Tsavo West National Park
Tsavo West National Park covers an area of 9,065 square kilometres but the terrain is much more varied than that of Tsavo east. It ranges from 200-1000m in altitude. The northern sector is bush land with scattered native baobab trees.
The park is located about 200 km south-east of Nairobi. Separated only by the Mombasa/Nairobi road from Tsavo East, Tsavo West is part of the entire Tsavo eco-system.
The Mzima Springs, with its unique underwater hippo observatory, and for the Shaitani lava flows and Chaimu volcanic crater, the park also offers plenty of opportunity to explore on foot. In addition, the park has recorded over 600 species of birds. The park also holds an important rhino sanctuary and is famous for elephant.
The railway runs along the border separating Tsavo East and Tsavo West National Park. In 1898, as many as 135 railway workers were attacked and killed by man-eating lions. The pair of male, maneless lions that, unusually, hunted humans rather than livestock, evaded traps and capture for many months. The man-eaters were eventually shot by Lt. Col. John Henry Patterson, but the legend lives on.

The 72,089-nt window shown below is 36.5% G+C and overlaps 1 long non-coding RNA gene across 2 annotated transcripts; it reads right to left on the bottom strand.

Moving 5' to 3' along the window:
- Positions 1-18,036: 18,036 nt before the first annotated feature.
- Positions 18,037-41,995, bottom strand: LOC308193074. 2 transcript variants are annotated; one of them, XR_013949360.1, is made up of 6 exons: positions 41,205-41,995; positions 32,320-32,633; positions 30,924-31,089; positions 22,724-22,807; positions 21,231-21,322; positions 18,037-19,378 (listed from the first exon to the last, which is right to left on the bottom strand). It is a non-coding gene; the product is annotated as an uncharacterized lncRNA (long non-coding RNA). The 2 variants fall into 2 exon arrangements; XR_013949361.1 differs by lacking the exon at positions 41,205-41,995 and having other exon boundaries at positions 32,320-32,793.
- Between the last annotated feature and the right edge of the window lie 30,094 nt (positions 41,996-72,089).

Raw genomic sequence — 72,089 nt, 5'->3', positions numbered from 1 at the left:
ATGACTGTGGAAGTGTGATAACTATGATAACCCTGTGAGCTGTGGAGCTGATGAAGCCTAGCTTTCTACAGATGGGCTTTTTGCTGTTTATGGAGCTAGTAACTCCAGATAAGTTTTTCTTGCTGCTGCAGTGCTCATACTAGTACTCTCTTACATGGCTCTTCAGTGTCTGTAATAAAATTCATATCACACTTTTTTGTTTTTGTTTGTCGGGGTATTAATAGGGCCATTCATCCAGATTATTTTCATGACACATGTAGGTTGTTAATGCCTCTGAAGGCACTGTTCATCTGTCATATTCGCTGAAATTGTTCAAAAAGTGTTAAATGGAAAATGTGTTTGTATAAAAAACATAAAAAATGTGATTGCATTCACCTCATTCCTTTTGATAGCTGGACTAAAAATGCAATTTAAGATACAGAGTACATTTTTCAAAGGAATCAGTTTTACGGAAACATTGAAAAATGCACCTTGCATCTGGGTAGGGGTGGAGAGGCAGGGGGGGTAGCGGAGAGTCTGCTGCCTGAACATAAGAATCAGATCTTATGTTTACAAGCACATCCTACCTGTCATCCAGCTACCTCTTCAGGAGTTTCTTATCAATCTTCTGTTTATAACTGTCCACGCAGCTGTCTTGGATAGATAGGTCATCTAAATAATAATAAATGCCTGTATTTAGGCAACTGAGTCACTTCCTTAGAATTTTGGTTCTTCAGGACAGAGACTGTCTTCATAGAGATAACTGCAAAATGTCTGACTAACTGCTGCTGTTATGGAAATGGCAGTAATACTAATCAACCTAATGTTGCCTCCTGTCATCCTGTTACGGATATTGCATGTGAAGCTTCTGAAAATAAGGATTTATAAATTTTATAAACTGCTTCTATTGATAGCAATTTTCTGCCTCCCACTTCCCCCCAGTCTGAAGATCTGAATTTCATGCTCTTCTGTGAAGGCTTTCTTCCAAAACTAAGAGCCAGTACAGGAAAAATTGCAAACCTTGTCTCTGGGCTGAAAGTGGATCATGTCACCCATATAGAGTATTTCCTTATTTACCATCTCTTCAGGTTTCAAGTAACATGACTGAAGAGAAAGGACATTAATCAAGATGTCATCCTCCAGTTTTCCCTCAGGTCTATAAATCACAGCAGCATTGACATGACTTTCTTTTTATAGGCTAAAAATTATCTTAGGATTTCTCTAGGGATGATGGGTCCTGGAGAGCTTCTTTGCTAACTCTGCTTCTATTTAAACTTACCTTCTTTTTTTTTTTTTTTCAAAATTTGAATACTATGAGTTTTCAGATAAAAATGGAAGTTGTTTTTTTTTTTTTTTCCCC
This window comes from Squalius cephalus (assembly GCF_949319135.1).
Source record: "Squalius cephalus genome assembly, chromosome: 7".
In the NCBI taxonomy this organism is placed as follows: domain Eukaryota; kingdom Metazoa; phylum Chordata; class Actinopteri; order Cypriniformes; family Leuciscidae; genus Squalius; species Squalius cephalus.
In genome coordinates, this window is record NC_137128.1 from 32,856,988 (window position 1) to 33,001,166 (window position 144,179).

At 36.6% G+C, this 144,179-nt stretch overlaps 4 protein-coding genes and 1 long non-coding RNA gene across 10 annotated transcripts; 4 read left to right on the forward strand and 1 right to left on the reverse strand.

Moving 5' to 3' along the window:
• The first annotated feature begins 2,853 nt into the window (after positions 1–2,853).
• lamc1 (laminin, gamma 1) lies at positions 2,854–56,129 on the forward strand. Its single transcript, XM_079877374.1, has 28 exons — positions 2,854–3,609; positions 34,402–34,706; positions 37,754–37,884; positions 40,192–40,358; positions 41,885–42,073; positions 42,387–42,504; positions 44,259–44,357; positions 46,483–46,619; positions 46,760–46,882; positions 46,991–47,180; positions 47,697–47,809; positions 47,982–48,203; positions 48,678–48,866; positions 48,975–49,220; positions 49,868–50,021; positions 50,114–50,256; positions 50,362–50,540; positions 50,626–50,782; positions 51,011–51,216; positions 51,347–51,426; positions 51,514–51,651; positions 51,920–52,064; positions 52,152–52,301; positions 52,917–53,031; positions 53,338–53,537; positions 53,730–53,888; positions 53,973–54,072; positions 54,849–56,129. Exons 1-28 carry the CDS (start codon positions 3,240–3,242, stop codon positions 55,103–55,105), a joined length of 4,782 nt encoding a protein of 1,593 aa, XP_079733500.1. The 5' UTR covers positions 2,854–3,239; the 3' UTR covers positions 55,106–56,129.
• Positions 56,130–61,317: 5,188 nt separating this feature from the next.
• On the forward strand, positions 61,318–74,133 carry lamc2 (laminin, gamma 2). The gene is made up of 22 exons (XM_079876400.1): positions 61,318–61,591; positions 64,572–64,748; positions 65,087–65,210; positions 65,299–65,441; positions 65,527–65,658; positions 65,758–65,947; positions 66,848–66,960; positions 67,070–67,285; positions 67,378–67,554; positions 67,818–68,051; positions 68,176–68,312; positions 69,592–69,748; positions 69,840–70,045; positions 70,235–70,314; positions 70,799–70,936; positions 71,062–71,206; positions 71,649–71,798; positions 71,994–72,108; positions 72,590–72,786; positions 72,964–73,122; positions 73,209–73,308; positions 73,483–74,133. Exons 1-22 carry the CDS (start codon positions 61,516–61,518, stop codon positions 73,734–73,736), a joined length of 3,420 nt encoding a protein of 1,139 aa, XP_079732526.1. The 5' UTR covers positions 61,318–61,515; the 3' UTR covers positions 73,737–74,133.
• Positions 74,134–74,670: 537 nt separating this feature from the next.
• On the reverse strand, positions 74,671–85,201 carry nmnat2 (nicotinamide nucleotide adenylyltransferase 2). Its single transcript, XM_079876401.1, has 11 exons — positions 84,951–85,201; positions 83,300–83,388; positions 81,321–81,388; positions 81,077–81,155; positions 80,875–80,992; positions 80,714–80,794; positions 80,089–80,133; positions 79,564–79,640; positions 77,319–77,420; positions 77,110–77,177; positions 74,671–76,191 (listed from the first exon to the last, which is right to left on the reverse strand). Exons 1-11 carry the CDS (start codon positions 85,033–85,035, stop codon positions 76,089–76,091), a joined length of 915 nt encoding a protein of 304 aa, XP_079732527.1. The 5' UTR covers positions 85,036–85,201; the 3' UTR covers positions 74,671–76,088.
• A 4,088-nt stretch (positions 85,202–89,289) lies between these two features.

A wildlife safari is the best way to see Kenya’s wildlife close-up in its natural environment. Tsavo West is home to the largest population of red elephants as well as other members of the “Big 5” African animals (buffalo, African lions, leopards and rhinos). There is also a host of Kenyan birds and other animals, both large and small. Tsavo West National Park is mountainous and wetter than its counterpart, with swamps, Lake Jipe and the Mzima Springs. It is known for bird life and for its large mammal’s e.g. black rhino, Cape buffalo, elephant, leopard, hippo and Masai lion. There are also other smaller animals that can be spotted in the park, such as the bush baby, hartebeest, lesser kudu and Maasai giraffe.
From Lake Jipe, on the Tanzanian border, to the mountain forests of the Chyulu Hills, the wide range of landscape offers protection to many endangered African wildlife including the black rhinoceros, Cosen’s gerbil, Hunter’s hartebeest, several species of shrew and rat, Grevy’s zebra and wild dogs.